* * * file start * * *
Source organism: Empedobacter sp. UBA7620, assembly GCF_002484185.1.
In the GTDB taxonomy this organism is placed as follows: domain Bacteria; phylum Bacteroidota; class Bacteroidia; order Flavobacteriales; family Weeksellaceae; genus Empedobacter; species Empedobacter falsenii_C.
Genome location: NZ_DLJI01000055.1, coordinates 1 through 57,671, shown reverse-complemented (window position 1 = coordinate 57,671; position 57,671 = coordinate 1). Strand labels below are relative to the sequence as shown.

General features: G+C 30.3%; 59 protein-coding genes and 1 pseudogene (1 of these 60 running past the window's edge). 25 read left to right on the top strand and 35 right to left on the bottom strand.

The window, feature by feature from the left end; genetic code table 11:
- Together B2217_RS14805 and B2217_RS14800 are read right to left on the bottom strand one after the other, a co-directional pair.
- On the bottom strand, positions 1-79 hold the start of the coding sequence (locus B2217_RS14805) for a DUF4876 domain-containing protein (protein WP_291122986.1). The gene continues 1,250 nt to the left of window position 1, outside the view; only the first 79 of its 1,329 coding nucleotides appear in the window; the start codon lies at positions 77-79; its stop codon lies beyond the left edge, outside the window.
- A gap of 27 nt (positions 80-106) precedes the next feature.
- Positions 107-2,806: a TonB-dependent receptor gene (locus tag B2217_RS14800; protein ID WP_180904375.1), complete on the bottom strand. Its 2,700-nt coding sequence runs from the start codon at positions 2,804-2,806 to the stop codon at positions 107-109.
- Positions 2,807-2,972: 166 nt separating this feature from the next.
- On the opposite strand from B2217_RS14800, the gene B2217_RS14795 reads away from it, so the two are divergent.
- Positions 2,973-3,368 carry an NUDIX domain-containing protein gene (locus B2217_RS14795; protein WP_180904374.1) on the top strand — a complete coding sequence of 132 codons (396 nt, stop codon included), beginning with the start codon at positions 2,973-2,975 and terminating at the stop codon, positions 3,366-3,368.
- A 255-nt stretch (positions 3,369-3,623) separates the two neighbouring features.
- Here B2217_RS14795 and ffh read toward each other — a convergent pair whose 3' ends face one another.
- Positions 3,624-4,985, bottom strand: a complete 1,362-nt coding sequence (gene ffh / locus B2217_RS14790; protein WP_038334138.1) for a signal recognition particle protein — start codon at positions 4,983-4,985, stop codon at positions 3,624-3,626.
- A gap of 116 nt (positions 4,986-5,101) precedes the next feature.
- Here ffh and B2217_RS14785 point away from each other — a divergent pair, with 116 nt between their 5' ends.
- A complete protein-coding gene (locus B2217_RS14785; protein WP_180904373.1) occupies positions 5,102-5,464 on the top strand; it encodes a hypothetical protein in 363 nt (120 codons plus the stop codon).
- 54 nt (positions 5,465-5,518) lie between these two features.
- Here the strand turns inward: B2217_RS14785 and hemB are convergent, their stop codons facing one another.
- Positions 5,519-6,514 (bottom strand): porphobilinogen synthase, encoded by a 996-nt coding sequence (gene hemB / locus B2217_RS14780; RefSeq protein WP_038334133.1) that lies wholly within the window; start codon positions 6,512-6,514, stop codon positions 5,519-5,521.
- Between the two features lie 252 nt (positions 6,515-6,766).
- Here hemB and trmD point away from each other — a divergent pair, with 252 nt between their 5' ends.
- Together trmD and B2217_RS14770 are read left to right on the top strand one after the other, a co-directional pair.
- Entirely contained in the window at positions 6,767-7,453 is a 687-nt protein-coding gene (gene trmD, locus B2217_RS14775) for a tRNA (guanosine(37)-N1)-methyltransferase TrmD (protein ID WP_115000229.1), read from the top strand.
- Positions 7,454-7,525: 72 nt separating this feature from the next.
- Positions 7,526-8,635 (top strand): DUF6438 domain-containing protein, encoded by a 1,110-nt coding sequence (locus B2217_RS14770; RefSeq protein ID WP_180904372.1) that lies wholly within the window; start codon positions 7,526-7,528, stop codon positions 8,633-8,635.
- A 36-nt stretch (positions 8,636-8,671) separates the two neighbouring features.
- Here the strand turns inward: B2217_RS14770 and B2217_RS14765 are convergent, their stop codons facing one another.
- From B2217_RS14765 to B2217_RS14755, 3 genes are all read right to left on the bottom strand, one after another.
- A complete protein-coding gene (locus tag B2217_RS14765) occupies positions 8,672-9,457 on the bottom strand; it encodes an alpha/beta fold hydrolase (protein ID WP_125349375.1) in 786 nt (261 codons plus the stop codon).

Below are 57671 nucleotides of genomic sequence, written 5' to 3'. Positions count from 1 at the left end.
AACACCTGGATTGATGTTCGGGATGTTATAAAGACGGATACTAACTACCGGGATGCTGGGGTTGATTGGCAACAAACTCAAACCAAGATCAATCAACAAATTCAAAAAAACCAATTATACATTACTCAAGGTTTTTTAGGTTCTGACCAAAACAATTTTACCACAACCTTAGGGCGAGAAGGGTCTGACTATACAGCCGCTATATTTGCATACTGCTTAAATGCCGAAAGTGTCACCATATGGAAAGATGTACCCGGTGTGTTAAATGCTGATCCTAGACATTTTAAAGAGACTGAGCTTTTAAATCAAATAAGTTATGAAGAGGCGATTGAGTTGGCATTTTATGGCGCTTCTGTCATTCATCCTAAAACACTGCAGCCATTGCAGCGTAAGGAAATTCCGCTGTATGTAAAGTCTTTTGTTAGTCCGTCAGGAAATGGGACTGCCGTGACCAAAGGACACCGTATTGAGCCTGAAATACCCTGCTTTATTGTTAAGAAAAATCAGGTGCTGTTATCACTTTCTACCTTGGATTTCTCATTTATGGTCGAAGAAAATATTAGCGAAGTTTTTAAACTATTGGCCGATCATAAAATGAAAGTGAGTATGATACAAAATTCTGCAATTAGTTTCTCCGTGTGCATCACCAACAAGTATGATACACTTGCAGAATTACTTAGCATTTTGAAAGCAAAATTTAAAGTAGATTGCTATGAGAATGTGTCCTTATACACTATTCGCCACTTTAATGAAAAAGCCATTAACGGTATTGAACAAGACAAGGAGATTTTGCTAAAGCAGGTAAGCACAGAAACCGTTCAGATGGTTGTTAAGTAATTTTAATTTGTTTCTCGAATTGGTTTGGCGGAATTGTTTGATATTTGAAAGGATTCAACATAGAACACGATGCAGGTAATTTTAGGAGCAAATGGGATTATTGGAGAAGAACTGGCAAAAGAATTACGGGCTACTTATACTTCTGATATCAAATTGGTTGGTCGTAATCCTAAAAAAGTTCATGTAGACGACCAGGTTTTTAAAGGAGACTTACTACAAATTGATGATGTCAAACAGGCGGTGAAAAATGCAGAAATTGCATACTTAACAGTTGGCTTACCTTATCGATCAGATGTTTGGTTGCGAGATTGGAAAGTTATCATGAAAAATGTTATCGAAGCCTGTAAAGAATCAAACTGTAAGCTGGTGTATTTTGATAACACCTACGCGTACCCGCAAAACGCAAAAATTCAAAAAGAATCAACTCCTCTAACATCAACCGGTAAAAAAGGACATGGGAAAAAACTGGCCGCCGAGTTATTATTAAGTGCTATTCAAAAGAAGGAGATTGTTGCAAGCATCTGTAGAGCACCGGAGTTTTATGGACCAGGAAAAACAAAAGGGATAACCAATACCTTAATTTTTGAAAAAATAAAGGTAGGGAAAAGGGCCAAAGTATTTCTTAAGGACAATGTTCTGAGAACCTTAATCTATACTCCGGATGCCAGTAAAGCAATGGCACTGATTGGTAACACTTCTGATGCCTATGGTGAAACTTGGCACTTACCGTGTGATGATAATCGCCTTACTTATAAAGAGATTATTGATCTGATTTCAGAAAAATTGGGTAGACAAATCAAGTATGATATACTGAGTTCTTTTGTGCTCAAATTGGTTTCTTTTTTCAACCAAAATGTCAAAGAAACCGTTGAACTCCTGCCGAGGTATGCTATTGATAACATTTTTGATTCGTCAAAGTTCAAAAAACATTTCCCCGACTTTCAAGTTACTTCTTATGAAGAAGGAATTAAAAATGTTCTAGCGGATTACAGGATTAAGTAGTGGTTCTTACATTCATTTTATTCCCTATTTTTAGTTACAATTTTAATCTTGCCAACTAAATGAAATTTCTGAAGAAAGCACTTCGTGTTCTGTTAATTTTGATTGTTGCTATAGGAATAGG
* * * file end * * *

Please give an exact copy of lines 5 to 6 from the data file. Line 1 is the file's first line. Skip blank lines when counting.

The window, feature by feature from the left end; genetic code table 11:
- Together B2217_RS14805 and B2217_RS14800 are read right to left on the bottom strand one after the other, a co-directional pair.